ECU researchers find four new species of crustaceans in the Pilbara

An ECU researcher hunting in aquifers in the Pilbara region. Photo: Giulia Perina
An ECU researcher hunting in aquifers in the Pilbara region. Photo: Giulia Perina

ECU researchers have discovered four new species of tiny, blind crustaceans in aquifers beneath the Pilbara region.

Known as stygofauna, they spend their entire lives in the dark, which would not bother them as they don’t have eyes.

People are unlikely to see them either because they’re almost translucent and only about 1mm long.

ECU researchers have found four new species of tiny, blind crustaceans. Photo: Giulia Perina

ECU School of Science PhD candidate Giulia Perina was responsible for defining the four new species.

She said they were important to the health of groundwater around Australia.

“They recycle nutrients from groundwater, they’re excellent indicators of the health of groundwater and they also help us understand the interconnections between the aquifers underground and the geological history of the Pilbara” she said.

“That’s especially true in areas where mining and other human activities which affect groundwater are occurring.”

The four new species are part of the family Bathynellidae and are a type of crustacean.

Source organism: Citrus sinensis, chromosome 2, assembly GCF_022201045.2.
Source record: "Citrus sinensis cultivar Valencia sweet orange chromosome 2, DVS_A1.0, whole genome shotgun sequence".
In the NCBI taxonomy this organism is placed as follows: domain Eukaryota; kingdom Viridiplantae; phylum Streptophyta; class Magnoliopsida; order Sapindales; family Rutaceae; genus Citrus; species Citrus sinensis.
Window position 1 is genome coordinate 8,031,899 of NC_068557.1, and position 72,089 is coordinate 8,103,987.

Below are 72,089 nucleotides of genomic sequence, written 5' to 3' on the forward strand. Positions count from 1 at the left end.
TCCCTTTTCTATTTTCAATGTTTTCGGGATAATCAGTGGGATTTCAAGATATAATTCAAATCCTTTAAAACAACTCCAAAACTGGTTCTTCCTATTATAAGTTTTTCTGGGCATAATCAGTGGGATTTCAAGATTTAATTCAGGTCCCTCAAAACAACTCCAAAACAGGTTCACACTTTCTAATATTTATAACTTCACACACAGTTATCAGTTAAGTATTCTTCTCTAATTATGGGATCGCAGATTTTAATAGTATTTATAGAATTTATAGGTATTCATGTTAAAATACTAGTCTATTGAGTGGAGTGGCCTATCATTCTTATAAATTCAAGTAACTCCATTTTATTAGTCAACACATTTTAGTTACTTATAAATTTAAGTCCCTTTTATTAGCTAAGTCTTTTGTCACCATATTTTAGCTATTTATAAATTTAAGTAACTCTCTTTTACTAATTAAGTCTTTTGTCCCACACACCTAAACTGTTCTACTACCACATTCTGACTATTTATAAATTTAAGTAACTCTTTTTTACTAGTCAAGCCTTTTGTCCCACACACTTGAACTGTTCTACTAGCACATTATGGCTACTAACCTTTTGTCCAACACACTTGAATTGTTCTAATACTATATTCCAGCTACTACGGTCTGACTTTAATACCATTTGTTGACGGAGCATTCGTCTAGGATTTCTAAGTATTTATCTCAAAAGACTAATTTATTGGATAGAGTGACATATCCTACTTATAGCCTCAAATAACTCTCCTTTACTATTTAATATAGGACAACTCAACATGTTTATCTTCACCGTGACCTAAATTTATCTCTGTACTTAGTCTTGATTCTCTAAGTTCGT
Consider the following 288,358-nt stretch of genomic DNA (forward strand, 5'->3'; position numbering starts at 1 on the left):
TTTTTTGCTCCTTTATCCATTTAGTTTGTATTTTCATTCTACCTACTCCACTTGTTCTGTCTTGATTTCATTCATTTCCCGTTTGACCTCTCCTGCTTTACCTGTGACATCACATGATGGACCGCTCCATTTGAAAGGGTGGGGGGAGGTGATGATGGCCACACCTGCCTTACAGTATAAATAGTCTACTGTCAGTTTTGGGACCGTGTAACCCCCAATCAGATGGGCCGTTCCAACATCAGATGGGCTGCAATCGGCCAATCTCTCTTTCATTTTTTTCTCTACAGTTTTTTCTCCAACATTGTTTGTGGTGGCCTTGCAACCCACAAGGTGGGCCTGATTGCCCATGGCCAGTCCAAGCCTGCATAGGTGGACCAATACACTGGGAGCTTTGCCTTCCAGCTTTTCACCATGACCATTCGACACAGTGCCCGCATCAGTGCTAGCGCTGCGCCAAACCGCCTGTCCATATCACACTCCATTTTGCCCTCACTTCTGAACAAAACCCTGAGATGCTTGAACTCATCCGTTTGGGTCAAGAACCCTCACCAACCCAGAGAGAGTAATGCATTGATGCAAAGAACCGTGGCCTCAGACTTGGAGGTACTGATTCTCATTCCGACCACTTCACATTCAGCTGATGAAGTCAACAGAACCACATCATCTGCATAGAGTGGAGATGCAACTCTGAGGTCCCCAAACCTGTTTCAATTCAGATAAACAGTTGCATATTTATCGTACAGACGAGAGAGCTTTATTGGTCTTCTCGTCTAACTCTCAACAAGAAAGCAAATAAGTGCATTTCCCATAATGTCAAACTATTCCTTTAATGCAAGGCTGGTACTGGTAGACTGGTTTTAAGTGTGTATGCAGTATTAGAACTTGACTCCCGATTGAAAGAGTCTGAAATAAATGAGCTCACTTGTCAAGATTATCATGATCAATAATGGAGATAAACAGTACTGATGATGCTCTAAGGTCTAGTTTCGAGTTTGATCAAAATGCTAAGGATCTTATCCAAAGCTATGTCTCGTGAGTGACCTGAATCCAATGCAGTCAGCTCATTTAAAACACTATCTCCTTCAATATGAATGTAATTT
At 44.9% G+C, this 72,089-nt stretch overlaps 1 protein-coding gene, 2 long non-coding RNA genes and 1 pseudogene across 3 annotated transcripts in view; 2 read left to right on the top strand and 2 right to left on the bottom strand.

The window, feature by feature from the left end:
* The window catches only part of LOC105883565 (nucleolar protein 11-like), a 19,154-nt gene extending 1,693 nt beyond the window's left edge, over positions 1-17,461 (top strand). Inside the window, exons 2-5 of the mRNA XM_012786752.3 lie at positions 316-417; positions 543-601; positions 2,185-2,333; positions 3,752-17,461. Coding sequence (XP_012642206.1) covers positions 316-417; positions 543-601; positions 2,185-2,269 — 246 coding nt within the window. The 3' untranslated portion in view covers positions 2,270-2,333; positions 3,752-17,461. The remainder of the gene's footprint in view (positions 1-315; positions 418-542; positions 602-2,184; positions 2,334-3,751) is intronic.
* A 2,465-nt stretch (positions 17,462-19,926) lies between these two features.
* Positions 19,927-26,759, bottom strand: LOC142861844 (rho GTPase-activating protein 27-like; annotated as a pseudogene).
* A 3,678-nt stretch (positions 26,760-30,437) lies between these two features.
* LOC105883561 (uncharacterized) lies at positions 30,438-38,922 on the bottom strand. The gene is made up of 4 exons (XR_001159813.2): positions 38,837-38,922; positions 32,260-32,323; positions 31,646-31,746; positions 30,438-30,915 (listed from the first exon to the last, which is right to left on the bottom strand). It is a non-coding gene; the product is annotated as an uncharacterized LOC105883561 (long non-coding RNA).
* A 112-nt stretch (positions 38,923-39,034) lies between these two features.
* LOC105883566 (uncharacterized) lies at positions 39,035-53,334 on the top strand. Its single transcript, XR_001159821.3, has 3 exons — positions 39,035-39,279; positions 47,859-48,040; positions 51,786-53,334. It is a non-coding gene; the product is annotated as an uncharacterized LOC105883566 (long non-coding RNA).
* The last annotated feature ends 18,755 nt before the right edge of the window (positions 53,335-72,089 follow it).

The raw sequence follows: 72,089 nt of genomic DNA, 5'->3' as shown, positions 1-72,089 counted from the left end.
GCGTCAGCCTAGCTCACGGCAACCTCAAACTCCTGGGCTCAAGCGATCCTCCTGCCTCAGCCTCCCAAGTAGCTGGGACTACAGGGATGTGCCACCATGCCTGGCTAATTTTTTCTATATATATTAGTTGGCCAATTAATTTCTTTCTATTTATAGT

There’s only one other species of the family which has been named by science, despite the fact they seem to exist in almost every aquifer in Australia.

That’s because the study and defining of each new species is incredibly difficult and time consuming.

Mrs Perina travelled to Spain to learn how to work on identifying stygofauna from the only active specialist working in this area.

“They have such a thin delicate exoskeleton that they can disappear after treating them with liquids used to examine them under a microscope,” she said.

“There’s a reason why there’s only a few specialists researching these animals around the world – it is very hard.

“You have to dissect all of the legs and the mouth parts.”

Specimens for this research were collected from bore holes drilled during mining exploration and environmental impact surveys around Ethel Gorge, just east of Newman in the East Pilbara region – about 1200km north of Perth.